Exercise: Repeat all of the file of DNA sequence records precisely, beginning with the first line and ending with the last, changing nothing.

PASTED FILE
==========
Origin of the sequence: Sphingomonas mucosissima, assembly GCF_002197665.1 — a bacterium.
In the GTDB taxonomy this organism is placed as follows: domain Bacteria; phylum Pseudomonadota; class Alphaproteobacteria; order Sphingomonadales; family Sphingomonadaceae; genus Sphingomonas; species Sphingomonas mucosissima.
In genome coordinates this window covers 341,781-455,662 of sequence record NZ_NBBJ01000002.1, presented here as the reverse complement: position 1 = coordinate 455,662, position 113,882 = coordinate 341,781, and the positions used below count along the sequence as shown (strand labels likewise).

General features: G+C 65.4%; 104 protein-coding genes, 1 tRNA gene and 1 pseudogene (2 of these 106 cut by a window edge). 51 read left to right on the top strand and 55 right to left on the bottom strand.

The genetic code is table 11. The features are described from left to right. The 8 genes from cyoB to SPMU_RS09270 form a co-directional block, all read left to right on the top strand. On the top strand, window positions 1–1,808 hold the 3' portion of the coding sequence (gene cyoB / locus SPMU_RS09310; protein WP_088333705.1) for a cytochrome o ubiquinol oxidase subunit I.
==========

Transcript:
Origin of the sequence: Sphingomonas mucosissima, assembly GCF_002197665.1 — a bacterium.
In the GTDB taxonomy this organism is placed as follows: domain Bacteria; phylum Pseudomonadota; class Alphaproteobacteria; order Sphingomonadales; family Sphingomonadaceae; genus Sphingomonas; species Sphingomonas mucosissima.
In genome coordinates this window covers 341,781-455,662 of sequence record NZ_NBBJ01000002.1, presented here as the reverse complement: position 1 = coordinate 455,662, position 113,882 = coordinate 341,781, and the positions used below count along the sequence as shown (strand labels likewise).

General features: G+C 65.4%; 104 protein-coding genes, 1 tRNA gene and 1 pseudogene (2 of these 106 cut by a window edge). 51 read left to right on the top strand and 55 right to left on the bottom strand.

The genetic code is table 11. The features are described from left to right. The 8 genes from cyoB to SPMU_RS09270 form a co-directional block, all read left to right on the top strand. On the top strand, window positions 1–1,808 hold the 3' portion of the coding sequence (gene cyoB / locus SPMU_RS09310; protein WP_088333705.1) for a cytochrome o ubiquinol oxidase subunit I.